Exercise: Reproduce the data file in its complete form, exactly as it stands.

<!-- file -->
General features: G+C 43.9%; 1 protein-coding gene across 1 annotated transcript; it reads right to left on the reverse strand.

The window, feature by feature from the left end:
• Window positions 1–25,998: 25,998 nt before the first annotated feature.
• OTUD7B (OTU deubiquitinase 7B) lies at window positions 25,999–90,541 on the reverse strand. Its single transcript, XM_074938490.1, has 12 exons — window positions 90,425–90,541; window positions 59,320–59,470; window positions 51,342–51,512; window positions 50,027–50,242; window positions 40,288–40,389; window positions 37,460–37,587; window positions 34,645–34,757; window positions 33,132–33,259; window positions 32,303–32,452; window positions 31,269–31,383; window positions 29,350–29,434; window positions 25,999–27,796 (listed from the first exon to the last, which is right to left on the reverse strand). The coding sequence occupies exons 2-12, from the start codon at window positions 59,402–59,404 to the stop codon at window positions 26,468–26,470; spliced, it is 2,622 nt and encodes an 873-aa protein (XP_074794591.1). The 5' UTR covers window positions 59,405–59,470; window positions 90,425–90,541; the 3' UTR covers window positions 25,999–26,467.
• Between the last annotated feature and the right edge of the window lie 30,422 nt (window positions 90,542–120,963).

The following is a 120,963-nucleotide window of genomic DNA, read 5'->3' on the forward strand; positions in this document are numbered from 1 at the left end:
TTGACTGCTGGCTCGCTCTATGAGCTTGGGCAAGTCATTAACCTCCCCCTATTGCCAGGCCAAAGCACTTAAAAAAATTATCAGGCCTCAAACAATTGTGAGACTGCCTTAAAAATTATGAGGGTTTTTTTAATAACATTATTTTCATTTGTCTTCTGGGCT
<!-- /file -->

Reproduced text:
General features: G+C 43.9%; 1 protein-coding gene across 1 annotated transcript; it reads right to left on the reverse strand.

The window, feature by feature from the left end:
• Window positions 1–25,998: 25,998 nt before the first annotated feature.
• OTUD7B (OTU deubiquitinase 7B) lies at window positions 25,999–90,541 on the reverse strand. Its single transcript, XM_074938490.1, has 12 exons — window positions 90,425–90,541; window positions 59,320–59,470; window positions 51,342–51,512; window positions 50,027–50,242; window positions 40,288–40,389; window positions 37,460–37,587; window positions 34,645–34,757; window positions 33,132–33,259; window positions 32,303–32,452; window positions 31,269–31,383; window positions 29,350–29,434; window positions 25,999–27,796 (listed from the first exon to the last, which is right to left on the reverse strand). The coding sequence occupies exons 2-12, from the start codon at window positions 59,402–59,404 to the stop codon at window positions 26,468–26,470; spliced, it is 2,622 nt and encodes an 873-aa protein (XP_074794591.1). The 5' UTR covers window positions 59,405–59,470; window positions 90,425–90,541; the 3' UTR covers window positions 25,999–26,467.
• Between the last annotated feature and the right edge of the window lie 30,422 nt (window positions 90,542–120,963).

The following is a 120,963-nucleotide window of genomic DNA, read 5'->3' on the forward strand; positions in this document are numbered from 1 at the left end:
TTGACTGCTGGCTCGCTCTATGAGCTTGGGCAAGTCATTAACCTCCCCCTATTGCCAGGCCAAAGCACTTAAAAAAATTATCAGGCCTCAAACAATTGTGAGACTGCCTTAAAAATTATGAGGGTTTTTTTAATAACATTATTTTCATTTGTCTTCTGGGCT